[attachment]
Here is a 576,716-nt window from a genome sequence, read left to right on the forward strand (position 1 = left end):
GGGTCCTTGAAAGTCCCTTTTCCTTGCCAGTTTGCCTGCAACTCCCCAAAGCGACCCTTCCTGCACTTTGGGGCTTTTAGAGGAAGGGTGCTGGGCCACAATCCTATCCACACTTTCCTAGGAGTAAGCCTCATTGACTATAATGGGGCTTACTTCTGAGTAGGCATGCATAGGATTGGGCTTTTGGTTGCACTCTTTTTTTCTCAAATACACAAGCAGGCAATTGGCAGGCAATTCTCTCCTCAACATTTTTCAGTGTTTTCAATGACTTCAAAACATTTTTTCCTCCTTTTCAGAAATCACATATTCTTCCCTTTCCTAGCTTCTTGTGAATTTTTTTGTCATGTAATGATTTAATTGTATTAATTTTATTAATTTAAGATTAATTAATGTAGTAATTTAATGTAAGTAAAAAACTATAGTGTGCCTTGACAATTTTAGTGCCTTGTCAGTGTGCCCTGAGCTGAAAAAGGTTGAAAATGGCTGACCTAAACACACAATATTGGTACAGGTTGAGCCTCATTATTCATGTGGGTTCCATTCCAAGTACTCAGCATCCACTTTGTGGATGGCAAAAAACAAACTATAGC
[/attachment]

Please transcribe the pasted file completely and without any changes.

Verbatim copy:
Here is a 576,716-nt window from a genome sequence, read left to right on the forward strand (position 1 = left end):
GGGTCCTTGAAAGTCCCTTTTCCTTGCCAGTTTGCCTGCAACTCCCCAAAGCGACCCTTCCTGCACTTTGGGGCTTTTAGAGGAAGGGTGCTGGGCCACAATCCTATCCACACTTTCCTAGGAGTAAGCCTCATTGACTATAATGGGGCTTACTTCTGAGTAGGCATGCATAGGATTGGGCTTTTGGTTGCACTCTTTTTTTCTCAAATACACAAGCAGGCAATTGGCAGGCAATTCTCTCCTCAACATTTTTCAGTGTTTTCAATGACTTCAAAACATTTTTTCCTCCTTTTCAGAAATCACATATTCTTCCCTTTCCTAGCTTCTTGTGAATTTTTTTGTCATGTAATGATTTAATTGTATTAATTTTATTAATTTAAGATTAATTAATGTAGTAATTTAATGTAAGTAAAAAACTATAGTGTGCCTTGACAATTTTAGTGCCTTGTCAGTGTGCCCTGAGCTGAAAAAGGTTGAAAATGGCTGACCTAAACACACAATATTGGTACAGGTTGAGCCTCATTATTCATGTGGGTTCCATTCCAAGTACTCAGCATCCACTTTGTGGATGGCAAAAAACAAACTATAGC